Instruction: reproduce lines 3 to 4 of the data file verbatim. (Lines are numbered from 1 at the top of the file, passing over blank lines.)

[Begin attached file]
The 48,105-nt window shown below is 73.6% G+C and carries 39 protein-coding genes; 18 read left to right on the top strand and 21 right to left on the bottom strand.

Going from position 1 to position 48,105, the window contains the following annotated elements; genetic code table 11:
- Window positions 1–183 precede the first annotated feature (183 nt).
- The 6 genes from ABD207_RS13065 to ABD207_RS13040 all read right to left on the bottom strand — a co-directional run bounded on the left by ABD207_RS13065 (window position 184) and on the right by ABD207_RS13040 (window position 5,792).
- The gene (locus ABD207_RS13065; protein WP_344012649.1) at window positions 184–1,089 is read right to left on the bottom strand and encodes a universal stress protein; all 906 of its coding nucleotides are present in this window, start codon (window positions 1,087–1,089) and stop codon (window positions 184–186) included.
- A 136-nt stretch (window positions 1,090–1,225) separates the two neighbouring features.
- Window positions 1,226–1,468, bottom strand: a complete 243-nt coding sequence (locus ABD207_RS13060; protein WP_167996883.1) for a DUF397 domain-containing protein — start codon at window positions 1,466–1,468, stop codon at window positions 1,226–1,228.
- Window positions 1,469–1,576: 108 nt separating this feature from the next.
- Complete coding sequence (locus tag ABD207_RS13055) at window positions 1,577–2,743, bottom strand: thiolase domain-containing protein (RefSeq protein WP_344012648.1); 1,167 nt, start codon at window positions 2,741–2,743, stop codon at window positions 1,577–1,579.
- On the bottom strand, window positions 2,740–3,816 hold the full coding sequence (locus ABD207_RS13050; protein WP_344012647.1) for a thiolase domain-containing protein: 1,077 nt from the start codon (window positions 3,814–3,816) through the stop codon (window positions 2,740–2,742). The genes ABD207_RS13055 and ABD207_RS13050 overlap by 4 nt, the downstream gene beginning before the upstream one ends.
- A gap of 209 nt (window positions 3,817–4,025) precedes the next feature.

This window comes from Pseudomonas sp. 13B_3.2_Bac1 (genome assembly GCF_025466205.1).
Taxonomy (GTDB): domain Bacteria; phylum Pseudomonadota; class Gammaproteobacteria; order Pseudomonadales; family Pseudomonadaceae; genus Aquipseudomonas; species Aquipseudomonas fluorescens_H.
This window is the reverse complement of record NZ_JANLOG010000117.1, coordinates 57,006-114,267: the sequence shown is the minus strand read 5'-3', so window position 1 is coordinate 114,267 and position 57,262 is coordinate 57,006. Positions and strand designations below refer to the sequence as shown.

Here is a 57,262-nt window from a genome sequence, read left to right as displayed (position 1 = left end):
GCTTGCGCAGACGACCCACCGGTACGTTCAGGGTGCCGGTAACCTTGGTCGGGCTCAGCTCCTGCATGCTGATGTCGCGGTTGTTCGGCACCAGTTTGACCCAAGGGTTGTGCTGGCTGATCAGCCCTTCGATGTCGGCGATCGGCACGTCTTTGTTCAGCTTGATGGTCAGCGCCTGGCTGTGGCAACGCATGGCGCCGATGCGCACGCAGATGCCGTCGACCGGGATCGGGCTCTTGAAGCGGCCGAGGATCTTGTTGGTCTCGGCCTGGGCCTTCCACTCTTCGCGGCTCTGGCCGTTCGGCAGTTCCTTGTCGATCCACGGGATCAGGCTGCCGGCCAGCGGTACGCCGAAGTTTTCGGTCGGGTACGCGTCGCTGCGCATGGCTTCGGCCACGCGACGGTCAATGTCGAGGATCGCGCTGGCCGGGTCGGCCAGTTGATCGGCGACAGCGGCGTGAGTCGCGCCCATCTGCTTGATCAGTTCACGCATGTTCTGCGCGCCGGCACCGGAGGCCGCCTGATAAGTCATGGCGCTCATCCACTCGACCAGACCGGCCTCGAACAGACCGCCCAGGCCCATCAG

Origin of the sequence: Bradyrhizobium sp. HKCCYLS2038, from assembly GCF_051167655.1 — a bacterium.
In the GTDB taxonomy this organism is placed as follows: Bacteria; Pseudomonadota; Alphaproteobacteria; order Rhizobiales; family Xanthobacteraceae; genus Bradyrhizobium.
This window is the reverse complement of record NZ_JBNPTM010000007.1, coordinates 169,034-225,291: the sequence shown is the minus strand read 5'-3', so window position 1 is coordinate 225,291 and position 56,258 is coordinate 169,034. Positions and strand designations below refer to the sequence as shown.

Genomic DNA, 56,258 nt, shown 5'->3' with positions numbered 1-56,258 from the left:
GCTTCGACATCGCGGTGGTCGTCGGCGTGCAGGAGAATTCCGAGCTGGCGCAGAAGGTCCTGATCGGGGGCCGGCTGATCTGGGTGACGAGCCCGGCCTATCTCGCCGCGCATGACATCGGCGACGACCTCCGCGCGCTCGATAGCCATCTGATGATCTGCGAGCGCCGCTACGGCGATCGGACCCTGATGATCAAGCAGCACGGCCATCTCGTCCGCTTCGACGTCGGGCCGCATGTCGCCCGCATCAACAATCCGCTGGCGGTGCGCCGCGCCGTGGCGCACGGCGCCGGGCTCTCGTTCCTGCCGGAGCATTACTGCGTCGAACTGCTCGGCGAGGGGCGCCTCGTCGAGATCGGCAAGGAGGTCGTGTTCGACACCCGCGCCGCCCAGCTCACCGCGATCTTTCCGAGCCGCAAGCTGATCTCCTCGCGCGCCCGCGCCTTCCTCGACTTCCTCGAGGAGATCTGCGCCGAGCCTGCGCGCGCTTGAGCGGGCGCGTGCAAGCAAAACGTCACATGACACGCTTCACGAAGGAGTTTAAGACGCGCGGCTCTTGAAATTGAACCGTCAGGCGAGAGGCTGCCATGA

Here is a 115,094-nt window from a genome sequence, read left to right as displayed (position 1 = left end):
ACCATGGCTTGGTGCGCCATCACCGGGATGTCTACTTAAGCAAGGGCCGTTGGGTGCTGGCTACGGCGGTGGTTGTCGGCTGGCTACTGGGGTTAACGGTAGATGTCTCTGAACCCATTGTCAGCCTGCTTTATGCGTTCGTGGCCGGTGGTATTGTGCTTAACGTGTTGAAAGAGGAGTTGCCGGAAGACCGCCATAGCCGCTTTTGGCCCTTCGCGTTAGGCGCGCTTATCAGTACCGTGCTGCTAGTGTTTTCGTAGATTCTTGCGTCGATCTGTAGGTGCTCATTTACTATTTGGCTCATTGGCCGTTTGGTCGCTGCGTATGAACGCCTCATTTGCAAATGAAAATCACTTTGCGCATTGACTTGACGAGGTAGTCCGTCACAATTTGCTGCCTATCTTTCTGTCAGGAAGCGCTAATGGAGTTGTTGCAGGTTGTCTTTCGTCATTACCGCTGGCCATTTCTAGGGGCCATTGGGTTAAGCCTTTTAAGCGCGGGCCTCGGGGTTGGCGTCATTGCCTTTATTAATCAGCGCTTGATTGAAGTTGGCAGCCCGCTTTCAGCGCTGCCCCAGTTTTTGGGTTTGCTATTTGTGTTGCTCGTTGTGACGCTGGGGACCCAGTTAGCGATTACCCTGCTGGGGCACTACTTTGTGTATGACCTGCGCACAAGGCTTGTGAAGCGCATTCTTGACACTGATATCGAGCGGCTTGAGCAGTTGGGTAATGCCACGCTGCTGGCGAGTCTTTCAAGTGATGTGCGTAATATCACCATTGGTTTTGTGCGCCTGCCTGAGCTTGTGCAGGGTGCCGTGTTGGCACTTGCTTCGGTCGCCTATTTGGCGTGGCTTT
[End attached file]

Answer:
- Window positions 1–183 precede the first annotated feature (183 nt).
- The 6 genes from ABD207_RS13065 to ABD207_RS13040 all read right to left on the bottom strand — a co-directional run bounded on the left by ABD207_RS13065 (window position 184) and on the right by ABD207_RS13040 (window position 5,792).